My explanation of why ties were a violation of assumptions was not a claim that ties invalidated the results. The statistical properties of the KS test in practice are relatively resistant or robust to failure of that assumption. The main problem with the KS test as I see is that it is excessively general and as a consequence is under-powered to identify meaningful differences of an interesting nature. The KS test is a very general test and has rather low power for more specific hypotheses.

On the other hand, I also see the KS-test (or the "even more powerful" Anderson Darling or Lillefors(sp?) test) used to test "normality" in situations where such a test is completely unwarranted, such as test for the normality of variables being used as predictors in a regression model before the fit. One might legitimately want to be testing the normality of the residuals since that is what is assumed in the modeling theory. Even then modest departures from normality of the residuals do not generally challenge the validity of the results. Persons would be better of using robust methods to check for important impact of "non-normality" on conclusions about statistical significance.

Perhaps you should consult with a local statistician? It might assist you in defining the statistical question a bit more precisely and therefore have a better chance of identifying a difference if one actually exists. That would be avoidance of a "type II error": failing to support a conclusion of difference when such a difference is present.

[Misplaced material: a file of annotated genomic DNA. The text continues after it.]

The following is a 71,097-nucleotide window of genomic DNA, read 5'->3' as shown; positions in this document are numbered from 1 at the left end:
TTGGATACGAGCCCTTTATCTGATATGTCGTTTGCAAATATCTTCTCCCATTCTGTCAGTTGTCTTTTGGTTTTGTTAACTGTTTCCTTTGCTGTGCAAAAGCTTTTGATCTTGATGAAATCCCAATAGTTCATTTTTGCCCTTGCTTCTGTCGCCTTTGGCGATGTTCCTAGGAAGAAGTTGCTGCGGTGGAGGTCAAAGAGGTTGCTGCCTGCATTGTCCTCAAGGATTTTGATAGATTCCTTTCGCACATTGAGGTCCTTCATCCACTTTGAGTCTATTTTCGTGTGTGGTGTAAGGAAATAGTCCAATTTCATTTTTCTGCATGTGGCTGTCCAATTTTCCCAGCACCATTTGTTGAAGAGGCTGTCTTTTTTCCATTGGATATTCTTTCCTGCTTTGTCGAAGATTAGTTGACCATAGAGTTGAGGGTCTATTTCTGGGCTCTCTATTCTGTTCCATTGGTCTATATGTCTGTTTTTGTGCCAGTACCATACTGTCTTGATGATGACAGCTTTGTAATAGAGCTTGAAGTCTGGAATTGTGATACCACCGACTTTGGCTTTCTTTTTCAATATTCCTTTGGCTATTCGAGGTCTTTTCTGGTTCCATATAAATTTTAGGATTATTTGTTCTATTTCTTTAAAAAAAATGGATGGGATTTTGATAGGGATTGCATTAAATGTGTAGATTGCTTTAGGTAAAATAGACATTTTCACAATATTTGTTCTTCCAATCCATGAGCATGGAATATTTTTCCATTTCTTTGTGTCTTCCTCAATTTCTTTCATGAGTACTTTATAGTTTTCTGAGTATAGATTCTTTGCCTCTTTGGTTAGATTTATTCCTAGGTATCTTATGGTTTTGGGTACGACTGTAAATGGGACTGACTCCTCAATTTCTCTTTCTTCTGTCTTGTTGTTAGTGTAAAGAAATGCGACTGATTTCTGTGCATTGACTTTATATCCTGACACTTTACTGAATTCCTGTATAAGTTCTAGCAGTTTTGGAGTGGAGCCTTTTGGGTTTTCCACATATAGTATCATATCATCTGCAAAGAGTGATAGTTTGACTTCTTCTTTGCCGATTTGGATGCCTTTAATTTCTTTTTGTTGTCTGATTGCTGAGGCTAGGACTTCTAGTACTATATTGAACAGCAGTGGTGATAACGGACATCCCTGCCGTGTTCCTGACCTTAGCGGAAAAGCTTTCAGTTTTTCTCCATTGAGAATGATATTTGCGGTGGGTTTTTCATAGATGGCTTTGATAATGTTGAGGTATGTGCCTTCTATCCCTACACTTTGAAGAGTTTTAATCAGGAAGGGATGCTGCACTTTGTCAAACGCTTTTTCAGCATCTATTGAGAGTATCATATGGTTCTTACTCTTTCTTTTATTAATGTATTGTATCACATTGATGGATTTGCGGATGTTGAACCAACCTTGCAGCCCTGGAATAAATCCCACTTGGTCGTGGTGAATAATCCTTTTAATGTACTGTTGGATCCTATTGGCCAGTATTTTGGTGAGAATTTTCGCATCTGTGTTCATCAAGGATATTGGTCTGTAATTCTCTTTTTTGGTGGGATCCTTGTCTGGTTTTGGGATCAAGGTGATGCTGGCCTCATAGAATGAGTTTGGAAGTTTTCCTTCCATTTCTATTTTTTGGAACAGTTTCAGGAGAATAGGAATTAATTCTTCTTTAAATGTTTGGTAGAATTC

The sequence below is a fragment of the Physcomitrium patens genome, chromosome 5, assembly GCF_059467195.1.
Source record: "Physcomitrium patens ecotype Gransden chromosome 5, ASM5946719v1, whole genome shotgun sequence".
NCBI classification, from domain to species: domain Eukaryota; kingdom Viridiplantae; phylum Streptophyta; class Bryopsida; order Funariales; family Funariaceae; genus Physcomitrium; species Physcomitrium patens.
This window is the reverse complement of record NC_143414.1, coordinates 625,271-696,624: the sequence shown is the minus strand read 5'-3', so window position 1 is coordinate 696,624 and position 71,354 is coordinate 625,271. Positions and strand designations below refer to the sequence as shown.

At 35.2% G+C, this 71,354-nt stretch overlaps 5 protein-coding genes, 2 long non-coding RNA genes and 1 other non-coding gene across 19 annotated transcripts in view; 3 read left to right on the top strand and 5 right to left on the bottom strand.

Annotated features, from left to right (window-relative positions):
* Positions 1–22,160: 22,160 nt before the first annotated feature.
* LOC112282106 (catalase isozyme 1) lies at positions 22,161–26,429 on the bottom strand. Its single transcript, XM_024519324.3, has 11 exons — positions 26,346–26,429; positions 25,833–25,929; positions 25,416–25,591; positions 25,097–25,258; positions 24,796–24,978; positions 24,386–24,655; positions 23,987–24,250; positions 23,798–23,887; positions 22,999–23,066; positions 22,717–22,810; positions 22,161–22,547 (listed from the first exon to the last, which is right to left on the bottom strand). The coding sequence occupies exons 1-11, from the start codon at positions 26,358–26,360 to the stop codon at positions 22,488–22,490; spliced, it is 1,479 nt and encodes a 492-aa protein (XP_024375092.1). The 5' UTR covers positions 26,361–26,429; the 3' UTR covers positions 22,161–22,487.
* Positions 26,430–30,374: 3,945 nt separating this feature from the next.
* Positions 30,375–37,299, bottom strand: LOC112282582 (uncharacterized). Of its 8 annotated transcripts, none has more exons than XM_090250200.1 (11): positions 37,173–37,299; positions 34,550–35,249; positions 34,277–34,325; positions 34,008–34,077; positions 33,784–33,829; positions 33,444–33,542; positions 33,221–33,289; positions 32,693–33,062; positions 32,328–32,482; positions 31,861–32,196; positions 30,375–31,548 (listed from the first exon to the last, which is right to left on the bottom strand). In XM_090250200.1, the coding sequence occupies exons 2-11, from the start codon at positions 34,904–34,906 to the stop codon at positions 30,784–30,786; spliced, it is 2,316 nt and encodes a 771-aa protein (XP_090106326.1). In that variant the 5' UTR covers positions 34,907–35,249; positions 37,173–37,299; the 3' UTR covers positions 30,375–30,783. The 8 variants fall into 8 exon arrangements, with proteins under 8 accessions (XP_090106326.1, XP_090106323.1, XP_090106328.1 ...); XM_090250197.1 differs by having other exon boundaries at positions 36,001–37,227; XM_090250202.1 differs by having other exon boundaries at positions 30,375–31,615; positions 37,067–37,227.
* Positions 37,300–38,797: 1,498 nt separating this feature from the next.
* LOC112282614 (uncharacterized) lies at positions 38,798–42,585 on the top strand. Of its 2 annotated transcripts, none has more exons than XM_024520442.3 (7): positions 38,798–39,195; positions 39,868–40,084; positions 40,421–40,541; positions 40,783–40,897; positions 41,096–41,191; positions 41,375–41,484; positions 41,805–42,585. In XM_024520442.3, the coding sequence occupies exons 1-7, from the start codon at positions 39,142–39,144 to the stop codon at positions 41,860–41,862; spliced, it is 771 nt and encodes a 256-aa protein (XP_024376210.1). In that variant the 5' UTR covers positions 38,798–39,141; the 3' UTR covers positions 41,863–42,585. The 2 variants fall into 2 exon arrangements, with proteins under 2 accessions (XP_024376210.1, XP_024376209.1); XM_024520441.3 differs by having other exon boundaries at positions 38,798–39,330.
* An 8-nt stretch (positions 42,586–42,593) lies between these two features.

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  • 1
    $\begingroup$ Very nice. This may be enlightening: Kolmogorov-Smirnov with discrete data: What is proper use of dgof::ks.test in R? $\endgroup$ – Stephan Kolassa Jul 5 '16 at 19:17
  • $\begingroup$ I have tested the same examples both with dgof::ks.test(x,y,simulate.p.value=TRUE, B=1000) and Matching::ks.boot(x,y, nboots=1000) (sekhon.berkeley.edu/matching/ks.boot.html). Both D and the calculated p-value are absolutely identical in both cases. This makes me think that perhaps KS is not so bad, even when one has several ties and the method is not guaranteed to work? The reason why I like KS is that is not parametric, i.e. I don't need to assume a distribution for the samples. $\endgroup$ – Nonancourt Jul 6 '16 at 11:46
  • $\begingroup$ However, I still cannot make sense of the values of D. I thought it might be a prefactor as sqrt(m*n/(m+n)) as here, but that would make D(x,y) = sqrt(100/20)*0.3=0.67, which is still different. $\endgroup$ – Nonancourt Jul 6 '16 at 11:53

To compute the D (from ks.test code):


    Two-sample Kolmogorov-Smirnov test

data:  x and y
D = 0.5, p-value = 0.1641
alternative hypothesis: two-sided

alternative <- "two.sided"
x <- x[!is.na(x)]
n <- length(x)
  y <- y[!is.na(y)]
  n.x <- as.double(n)
  n.y <- length(y)
  w <- c(x, y)
  z <- cumsum(ifelse(order(w) <= n.x, 1/n.x, -1/n.y))
  z <- z[c(which(diff(sort(w)) != 0), n.x + n.y)] #exclude ties
  STATISTIC <- switch(alternative, two.sided = max(abs(z)), 
                      greater = max(z), less = -min(z))

[1] 0.5